She obtained a public relations diploma a few years ago. Back then, however, she had no idea as to what career she wanted to follow. “I actually never envisioned being in this field of work, but after many years in marketing and public relations, I am very happy to be where I am.” Further proof of her dedication can be found in her choice of reading material. She is currently reading various public relations journals lent to her by her previous manager.
Lovell is in a long-term relationship, has a daughter and son who keep her “sane”, while her favourite recreational activities include spending time with her family, cooking, gardening and being a keen soccer spectator. “I love wildlife and the outdoors and never miss an opportunity to visit a game park.”
Her final inspirational words for young women; “Be true to yourself, open minded to new ideas, hard work and commitment do pay off and don’t be afraid to move out of your comfort zone.”
NICOLETTE LAMBRECHTS, NATIONAL SALES MANAGER FOR MERCEDES-BENZ VANS
Nicolette Lambrechts is the national sales manager for Mercedes-Benz vans. This means that she is entirely responsible for the dealer network, fleet management companies and government and taxi businesses.
Her day-to-day responsibilities include developing and implementing sales and dealer operation strategies to ensure consistency, brand focus, process compliance and target achievements through all sales channels.
Lambrechts claims she is very driven and this is the key to her success. “I look for opportunities to improve our business, but also opportunities to challenge myself. I am very pro-active, customer-oriented, ambitious and always try to stay positive. One needs to find solutions rather than focus on the problem.”
Lambrechts has a mixed management style. At times she sets the pace and other times her role is authoritative, meaning she engages and mobilises her staff to have more confidence in their vision and projects.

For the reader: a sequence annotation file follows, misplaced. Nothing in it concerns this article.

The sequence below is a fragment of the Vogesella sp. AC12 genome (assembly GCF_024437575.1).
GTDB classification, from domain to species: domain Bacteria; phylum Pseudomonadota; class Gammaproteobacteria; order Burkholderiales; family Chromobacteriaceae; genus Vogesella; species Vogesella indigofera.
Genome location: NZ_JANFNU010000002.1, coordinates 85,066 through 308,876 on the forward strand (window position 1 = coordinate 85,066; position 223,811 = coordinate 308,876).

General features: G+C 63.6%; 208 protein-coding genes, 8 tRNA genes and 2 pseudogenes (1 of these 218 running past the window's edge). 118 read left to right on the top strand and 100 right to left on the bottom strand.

This sort of dedication has been polished by her tertiary education. One degree wasn’t enough for this dynamic lady. She has a B.Com in Marketing and an honours degree in Economics; not the simplest of subjects.
Her favourite recreational activity is spending time with friends and family.
Lambrechts leaves us with these important words for young women; “Believe in yourself, do not be afraid to admit that you do not always know everything and never be afraid to employ someone smarter than you.”
GAIL ROBERTSON, SALES DIRECTOR OF DRIVER CHECK
As sales director of Driver Check, a driver monitoring solution offering vehicle stickers and a 24-hour call centre, Gail Robertson is responsible for interacting with trucking fleet owners and managers on a national basis.
She has a passion for road safety. “I believe there is an ongoing need in this country for education and awareness, and that fleet owners need to be aware of fleet integrity,” she tells FOCUS. “The transport industry keeps the wheels of the economy rolling but our road death toll is still one of the highest in the world, with more than 40 fatalities per day.”
Robertson explains that, “People are still unaware that implementing simple driver training and monitoring can make a huge difference to the safety of our fleets. Just the psychological pressure on the driver to perform in the public eye is often enough to take safety to a whole new level.”
Robertson started her career in customer relations, including marketing experience with Stellenbosch Farmers Winery. She then spent five years building a transport business, literally from the ground up, as a representative with a driver monitoring company. “The insight I gained in that role was that to encourage responsible, positive driving we need to raise safety awareness with the public as a whole,” she explains.
Asked if being a woman has impacted in any specific way in the industry she says, “I think it comes down to being passionate about what I do. I am driven to make a difference in an important area of all our lives, and that is the key element to success for any person, male or female.”
Robertson is married with two adult sons, and says, “With that life experience comes strength, wisdom and a certain respect for all people as human beings. Transport is a tough industry, and fleet owners don’t always credit women with the ability to make it in the industry. My customers have always been great though. With perseverance and passion I have been able to work in partnership with my customers and help them to see the greater vision for the country.”
When asked about her future plans, Robertson’s goals are clear: “My vision is to have every transport vehicle in this country covered with a driver monitoring sticker. We need to make it affordable enough for this to happen, and we all need to be committed to safety on the roads.”